Posts Tagged ‘Coffee Health’

Coffee May Reduce Colon Cancer Recurrence

Thursday, August 20th, 2015


Colon cancer patients who drink several cups of coffee daily may have a lower risk of recurrence after treatment, and an improved chance of cure, according to a study in the Journal of Clinical Oncology. This is the first study to link colon cancer recurrence and coffee, but comes after multiple reports in recent years suggesting coffee offers some protection against other types of cancers. The link was only found with caffeinated coffee, and the greatest benefit was seen in those who drank four or more cups daily- about 460 mg of caffeine, leading to a 42% lower disease recurrence.

Is Coffee Good for Your Heart?

Friday, March 27th, 2015

Image result for heart health

Researchers have found that people who drink between 3-5 cups of coffee per day are less likely to have coronary artery calcium (CAC) than those who drank no coffee at all. There was also a correlation between people who drink between 1-3 cups of coffee per day and a reduced prevalence of CAC, according to a paper published Monday in the journal Heart.

Calcium in the coronary artery isn’t always a problem, but at high enough levels it can be a sign of coronary heart disease, which occurs when plaque builds up in the coronary arteries and reduces blood flow to the heart.

The data came from over 28,000 men and women over a two year span, who completed a 103 item food frequency questionnaire. Their CAC was tracked by CT scans that measured the amount of calcium in their arteries.

10 Unexpected Uses for Coffee

Friday, December 19th, 2014

Did you know coffee has a life outside of being a tasty, healthy beverage? It can be used for a variety of other purposes as well. Below are 11 unusual uses for coffee!

1. Palate Cleanser

Perfume counters at department stores sometimes have a small dish of coffee beans nearby to cleanse your olfactory palate. When testing out powerful aromatics it can be hard to discern one scent from another. The strong odor of coffee beans can cleanse your olfactory palate and allow you to smell the next scent better.

2. Pet Repellant

If neighborhood pets are hanging around your flowers, sprinkling coffee can keep these pets away. Most animals have a much greater sense of smell than ours, and coffee that smells great to us may be very unpleasant to animals. Mix the grounds with orange peels for an inexpensive deterrent.

3. Aromatic/ Fridge Deodorizer

You can easily make your own coffee air freshener by filling a pair of doubled-up ladies’ stockings with coffee beans, then tying it. Leave one of your coffee bean sachets in the fridge to absorb refrigerator odors and food prep smells, like onions or other strong smelling food.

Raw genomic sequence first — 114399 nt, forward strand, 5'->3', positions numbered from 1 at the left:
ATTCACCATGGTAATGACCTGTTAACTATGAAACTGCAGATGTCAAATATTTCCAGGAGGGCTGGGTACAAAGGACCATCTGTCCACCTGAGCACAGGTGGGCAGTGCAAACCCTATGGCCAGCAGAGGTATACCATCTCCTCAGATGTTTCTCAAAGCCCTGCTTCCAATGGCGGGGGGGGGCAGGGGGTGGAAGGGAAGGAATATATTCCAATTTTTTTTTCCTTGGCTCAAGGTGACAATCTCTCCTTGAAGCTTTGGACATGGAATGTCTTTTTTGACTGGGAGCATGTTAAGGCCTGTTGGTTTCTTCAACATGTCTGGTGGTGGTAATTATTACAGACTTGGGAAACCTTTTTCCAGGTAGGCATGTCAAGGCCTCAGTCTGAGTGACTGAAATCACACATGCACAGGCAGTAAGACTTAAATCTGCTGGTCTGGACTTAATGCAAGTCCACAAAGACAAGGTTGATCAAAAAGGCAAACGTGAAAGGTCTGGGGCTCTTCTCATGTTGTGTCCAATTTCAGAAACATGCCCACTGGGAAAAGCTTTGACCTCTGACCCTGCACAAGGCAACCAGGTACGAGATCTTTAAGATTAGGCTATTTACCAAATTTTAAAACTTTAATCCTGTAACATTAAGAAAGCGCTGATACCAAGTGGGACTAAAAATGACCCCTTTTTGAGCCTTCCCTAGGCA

4. In the Garden

Coffee grounds can be used as compost or fertilizer. Used grounds mixed with lye make a great composting agent, and you can even throw in the filter. Worms like to eat the bacteria that grows on the grounds and it helps them to digest better. Small amounts of grounds can be added directly to topsoil, especially to plants that like acidic soil like azaleas or roses. Since coffee is high in nitrogen, calcium, magnesium, potassium, and other trace minerals, slowly releasing them into the plants. Make sure to be aware of which plants like acidic soil and which do not.  Finally, coffee has a strong odor which many insects and animals do not like. It has been suggested that mosquitoes, ants, and maggots all dislike the acidity of coffee and tend to stay away.

5. Meat Rub

We all know coffee is great for breakfast, but what about dinner? Try a coffee rub on your next steak for a unique flavor. Toast coffee grounds under a hot broiler for 30 seconds, shaking to prevent burning. Then add to steak spices and rub in to marinate a few hours in the fridge. Cook steak as desired.

6. Fabric Dye/Wood Stain

Coffee’s dark color makes it a good choice for giving fabrics or wood a worn look. It’s not going to be a very dark stain, but will be a unique, weathered look. Depending on the number of applications and type of material, this can produce some effective results.

7. Paint

Artists and crafters have used coffee and tea as a form of “paint” for ages. Regular brewed coffee can be brushed onto cardstock and will dry with a faded, brown, textured look. With repeated applications you can build up your image to create depth.

8. Cleaning Abrasive

Used coffee grounds can be used to clean your next dirty pot or pan before hand washing. The absorbent grounds are perfect for greasy pans and the small jagged edges of each ground help in cleaning the dirtiest dishware.

9. Facial Exfoliant

Coffee grounds are abrasive enough to scrub with, but soft enough to be used on your face. Gently massage a small amount of used grounds onto your face and skin is left feeling smooth.

10. Breath Freshener

Out of gum? Popping a whole coffee bean in your mouth for a few minutes can help freshen breath.

Coffee-Inspired Thanksgiving Recipes

Tuesday, November 11th, 2014

Now that Halloween is over, Thanksgiving is coming up. For a lot of people, that means cooking! Most of you probably know that turkey contains tryptophan, which can add to sleepiness after a big meal. Below are five coffee-inspired Thanksgiving recipes to add new tastes (and alertness!) to your Thanksgiving dinner: